What is an abstract in a paper?
Learn more about the purpose of these short yet powerful statements, the different types of abstracts, and how to use them.
What is the abstract of a paper, and what can you find in it? Just as the trailer for a film gives the viewer an idea of what they can expect to see, an abstract at the beginning of a paper serves as a “preview” of what lies within a bigger document. The bigger document, in this case, is most often a complicated text, such as a scientific or academic research paper.
You may be wondering, “What is the purpose of an abstract?” Let’s dive deeper into the “why” behind an abstract and what you can expect from one.
What is the purpose of an abstract?
Because research papers are often lengthy, the purpose of an abstract is to help you as a reader determine if a particular document contains the information you need. By preventing you from having to skim through hundreds of pages when looking for specific information, it saves you valuable time.
It’s also not uncommon for academic and research journals to charge a fee for accessing a document. The abstract is also useful here as it helps you determine if the document will be relevant to your needs before you make a purchase.
What is an abstract misconception?
The abstract should be a summary of your research paper and make sense on its own.
An abstract will not do any of the following:
- Provide specific details from the research paper (the information should be more general).
- Reveal the research findings (it should focus on what the paper will explore or ask).
- Serve as a proposal for what you intend to study (it should summarize your paper).
- Evaluate or defend the paper (the abstract should describe your research paper).
Your abstract should be concise and provide the reader with enough information to understand what your research is about. Too much detail defeats the purpose of an abstract that readers should be able to quickly glance at for an understanding of your paper.
There are a couple of ways you can write your abstract, depending on the content of your research paper. We’ll explore the two types of abstracts you can use to keep your reader informed and interested in your work.
What are the two types of abstracts in a paper?
There are two common types of abstracts — descriptive and informative.
- Descriptive abstract. This type describes the work without any judgment, results, or conclusions. It typically provides the purpose, method, and scope of the research.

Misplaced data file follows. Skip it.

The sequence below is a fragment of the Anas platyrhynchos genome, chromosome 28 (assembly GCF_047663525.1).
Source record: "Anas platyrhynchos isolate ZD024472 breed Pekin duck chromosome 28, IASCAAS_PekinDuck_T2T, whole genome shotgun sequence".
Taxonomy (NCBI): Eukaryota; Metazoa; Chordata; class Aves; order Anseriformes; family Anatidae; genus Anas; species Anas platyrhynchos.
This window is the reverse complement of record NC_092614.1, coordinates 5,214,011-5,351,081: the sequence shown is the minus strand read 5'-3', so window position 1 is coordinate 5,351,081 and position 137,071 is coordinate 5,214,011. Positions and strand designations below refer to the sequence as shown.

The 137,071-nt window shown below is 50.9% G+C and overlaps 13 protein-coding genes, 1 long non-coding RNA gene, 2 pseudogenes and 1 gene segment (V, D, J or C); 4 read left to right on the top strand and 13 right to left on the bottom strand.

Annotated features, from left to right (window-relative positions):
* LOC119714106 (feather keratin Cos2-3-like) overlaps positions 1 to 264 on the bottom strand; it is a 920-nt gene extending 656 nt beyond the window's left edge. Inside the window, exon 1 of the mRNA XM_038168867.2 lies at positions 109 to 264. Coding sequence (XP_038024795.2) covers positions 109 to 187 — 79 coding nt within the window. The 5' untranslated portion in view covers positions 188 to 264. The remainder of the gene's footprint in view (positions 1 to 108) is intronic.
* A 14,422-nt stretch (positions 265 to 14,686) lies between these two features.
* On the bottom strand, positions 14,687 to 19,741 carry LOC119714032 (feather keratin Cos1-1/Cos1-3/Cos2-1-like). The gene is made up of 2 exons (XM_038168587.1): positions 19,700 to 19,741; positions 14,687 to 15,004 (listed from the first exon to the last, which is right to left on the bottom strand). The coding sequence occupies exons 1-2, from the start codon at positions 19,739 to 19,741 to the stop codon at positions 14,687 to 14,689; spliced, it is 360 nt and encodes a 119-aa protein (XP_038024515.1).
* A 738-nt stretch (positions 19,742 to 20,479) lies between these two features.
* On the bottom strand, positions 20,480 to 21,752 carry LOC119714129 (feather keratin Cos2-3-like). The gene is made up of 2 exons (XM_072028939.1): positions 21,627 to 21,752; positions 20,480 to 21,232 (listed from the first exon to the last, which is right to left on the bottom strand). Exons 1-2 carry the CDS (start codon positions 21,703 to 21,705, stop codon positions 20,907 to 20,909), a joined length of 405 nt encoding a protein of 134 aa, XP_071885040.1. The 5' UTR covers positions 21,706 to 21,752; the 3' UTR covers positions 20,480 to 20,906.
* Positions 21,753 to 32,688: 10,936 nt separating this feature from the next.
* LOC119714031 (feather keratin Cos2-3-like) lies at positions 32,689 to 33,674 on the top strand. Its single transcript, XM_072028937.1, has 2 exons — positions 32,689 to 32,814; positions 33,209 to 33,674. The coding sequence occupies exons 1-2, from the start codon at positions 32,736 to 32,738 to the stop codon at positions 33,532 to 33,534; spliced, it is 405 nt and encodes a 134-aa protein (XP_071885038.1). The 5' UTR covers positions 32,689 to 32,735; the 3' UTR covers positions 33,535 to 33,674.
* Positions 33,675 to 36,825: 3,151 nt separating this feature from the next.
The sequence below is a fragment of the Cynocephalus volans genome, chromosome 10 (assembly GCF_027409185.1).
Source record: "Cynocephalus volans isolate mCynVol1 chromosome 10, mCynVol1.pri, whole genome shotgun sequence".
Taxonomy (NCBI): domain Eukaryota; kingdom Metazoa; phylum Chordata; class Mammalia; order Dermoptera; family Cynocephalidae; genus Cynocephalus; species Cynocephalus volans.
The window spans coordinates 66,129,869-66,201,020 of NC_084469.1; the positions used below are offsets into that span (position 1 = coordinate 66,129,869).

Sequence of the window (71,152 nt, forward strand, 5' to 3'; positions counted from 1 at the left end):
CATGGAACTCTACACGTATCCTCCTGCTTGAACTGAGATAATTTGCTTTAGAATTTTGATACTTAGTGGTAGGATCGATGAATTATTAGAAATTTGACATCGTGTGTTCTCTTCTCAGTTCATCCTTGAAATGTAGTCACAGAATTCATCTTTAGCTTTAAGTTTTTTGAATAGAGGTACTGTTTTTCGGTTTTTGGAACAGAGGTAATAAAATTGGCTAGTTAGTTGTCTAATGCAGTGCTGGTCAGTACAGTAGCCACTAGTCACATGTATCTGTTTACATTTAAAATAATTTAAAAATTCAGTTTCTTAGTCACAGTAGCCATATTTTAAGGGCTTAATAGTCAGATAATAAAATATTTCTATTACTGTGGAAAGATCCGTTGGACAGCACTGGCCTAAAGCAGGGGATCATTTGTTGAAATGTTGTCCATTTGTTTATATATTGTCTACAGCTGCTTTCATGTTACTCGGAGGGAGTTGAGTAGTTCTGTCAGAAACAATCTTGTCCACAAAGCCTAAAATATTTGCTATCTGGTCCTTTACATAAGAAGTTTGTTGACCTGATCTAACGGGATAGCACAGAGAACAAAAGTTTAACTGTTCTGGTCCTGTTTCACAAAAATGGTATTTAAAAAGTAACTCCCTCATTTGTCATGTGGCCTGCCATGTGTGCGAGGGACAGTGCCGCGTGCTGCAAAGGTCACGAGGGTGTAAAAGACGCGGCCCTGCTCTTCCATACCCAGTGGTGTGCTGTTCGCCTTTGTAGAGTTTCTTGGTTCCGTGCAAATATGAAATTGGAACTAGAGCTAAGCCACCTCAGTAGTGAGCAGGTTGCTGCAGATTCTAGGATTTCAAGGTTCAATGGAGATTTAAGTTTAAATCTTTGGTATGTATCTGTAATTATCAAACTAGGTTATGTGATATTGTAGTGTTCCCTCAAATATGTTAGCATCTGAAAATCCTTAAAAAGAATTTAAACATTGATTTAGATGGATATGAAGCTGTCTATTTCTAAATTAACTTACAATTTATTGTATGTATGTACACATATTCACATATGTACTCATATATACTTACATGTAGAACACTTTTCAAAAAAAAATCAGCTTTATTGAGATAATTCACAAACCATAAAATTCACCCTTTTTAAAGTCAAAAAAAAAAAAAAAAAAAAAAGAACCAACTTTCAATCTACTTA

- Informative abstract. This type is more detailed. It also describes the purpose, method, and scope of research but takes it even further by explaining the results, drawing conclusions, and making final recommendations. Most abstracts are, by their very nature, informative.
Where can I find the abstract of a paper?
You can usually find abstracts at the beginning of the work. Most abstracts are between 100–250 words and broken down into a paragraph or two. With advanced scientific research, don’t be surprised if you find an abstract that stretches out more than 250 words.
Keep in mind that not all papers will have abstracts. Here are common instances where you can expect to find one:
- Online journals, particularly scientific or academic
- A master’s thesis or doctoral dissertation
- A conference paper
From digital abstract to PDF download.
Understanding what an abstract is in a paper is essential to research success. Equally important is knowing how to organize study notes effectively, ensuring a comprehensive and structured approach to retaining key information from research papers.
You’ll likely find digital versions of abstracts at many libraries — especially those dedicated to academia. This is especially helpful because it allows you to quickly search for specific keywords that may pertain to your topic or area of interest.
Once you find one or more abstracts that appear relevant to your topic or area of interest, you can view the document or download a copy. When working with many documents, it can be helpful to download them as PDF files and organize them into a folder for safekeeping. You can view, mark up, or highlight important text from there.
You can also split PDFs into pages or sections to keep the most relevant information and discard the rest.
Take the headache out of research — discover everything you can do with Adobe Acrobat online services to organize your most important documents.